In North Carolina, probate is the legal process of administering the estate of a deceased person. This involves identifying and inventorying the deceased person’s assets, paying their outstanding debts and taxes, and distributing the remaining assets to their beneficiaries. The probate process is typically overseen by a court and can involve various legal procedures, depending on the specific circumstances of the estate.
Since probate can be a long, drawn-out process, many people prefer to try to understand North Carolina laws in order to plan ahead. In this article, we will provide an overview of the different kinds of assets that are exempt from probate in North Carolina and some strategies that testators can use to pass on assets to their loved ones without having them go through probate.
What Are Some Common Ways by Which To Avoid Probate in North Carolina?
Avoiding probate in North Carolina is possible through various methods, such as creating a will, establishing a trust, or taking advantage of the state’s small estate laws.
Creating a Will
One way to avoid lengthy probate in North Carolina is to create a will. A will is a legal document that outlines how a person wants their assets to be distributed after their death. In North Carolina, a will must be signed by the person making the will (the “testator”) and two witnesses who are present at the signing. If the will is executed correctly, it can make the North Carolina probate process easier by providing clear instructions for the distribution of assets.
Establishing a Trust
A way to totally skip the probate process in North Carolina is to establish a trust. A trust is a legal arrangement in which one person (the “grantor”) transfers ownership of their assets to another person (the “trustee”) to hold and manage for the benefit of a third person (the “beneficiary”). The trust agreement outlines the terms of the trust, including how the assets will be managed and distributed. In North Carolina, a trust can be used to avoid probate by transferring ownership of the grantor’s assets to the trustee before their death.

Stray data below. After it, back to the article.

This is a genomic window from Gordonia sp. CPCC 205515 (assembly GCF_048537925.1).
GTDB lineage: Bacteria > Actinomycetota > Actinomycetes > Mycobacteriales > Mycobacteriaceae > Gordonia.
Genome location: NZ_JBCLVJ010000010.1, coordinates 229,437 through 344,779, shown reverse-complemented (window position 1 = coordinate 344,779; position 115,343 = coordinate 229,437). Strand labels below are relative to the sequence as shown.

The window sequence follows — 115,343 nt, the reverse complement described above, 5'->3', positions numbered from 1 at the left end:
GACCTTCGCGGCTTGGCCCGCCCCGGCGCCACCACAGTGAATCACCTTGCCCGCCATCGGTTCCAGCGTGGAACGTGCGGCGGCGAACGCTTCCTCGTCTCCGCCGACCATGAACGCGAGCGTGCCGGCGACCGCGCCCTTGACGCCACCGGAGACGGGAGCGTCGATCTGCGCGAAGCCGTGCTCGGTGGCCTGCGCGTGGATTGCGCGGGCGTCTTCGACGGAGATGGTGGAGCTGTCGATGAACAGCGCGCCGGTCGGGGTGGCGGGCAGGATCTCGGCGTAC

Taking Advantage of North Carolina’s Small Estate Laws
North Carolina also has small estate laws that allow certain assets to be transferred outside of probate. If the deceased person’s estate is valued at less than $20,000, their assets may be able to be transferred to their heirs without going through probate. This process is called “administration by affidavit” and is available in North Carolina if the deceased person has been dead for at least 30 days and all debts have been accounted for.
What Other Assets Do Not Go Through Probate in North Carolina?
In North Carolina, certain assets may not need to go through the probate process. This can save time and expense for the beneficiaries of the estate. Here are some examples of assets that may not need to go through probate in North Carolina:
Jointly-Owned Assets With the Right of Survivorship
In North Carolina, certain types of jointly-owned assets, such as bank accounts and real estate, may pass directly to the surviving owner or owners when one of the owners dies. This is known as the right of survivorship. In order for this to apply, the joint owners must have specifically designated the right of survivorship when the asset was created.
Payable-on-Death (POD) Accounts
Payable-on-death accounts, also known as Totten trusts, are a type of bank account where the account owner can designate a beneficiary who will receive the funds in the account upon the owner’s death. The funds in a POD account do not need to go through probate; they will pass directly to the designated beneficiary.
Transfer-on-Death (TOD) Securities
In North Carolina, certain types of securities, such as stocks and bonds, can be registered as transfer-on-death (TOD) securities. This means that when the owner of the securities dies, they will pass directly to the designated beneficiary without the need for probate.
Speak to a North Carolina Estate Planning Attorney
In conclusion, there are many reasons why you may want to avoid probate and several ways to do so in North Carolina. However, it is always a good idea to consult with an experienced attorney who can help determine the best course of action for a particular estate.
If you need help avoiding probate for your North Carolina estate, speak to us. We are experts on probate avoidance in North Carolina and can help you and your loved ones avoid going through the long process of probate court proceedings.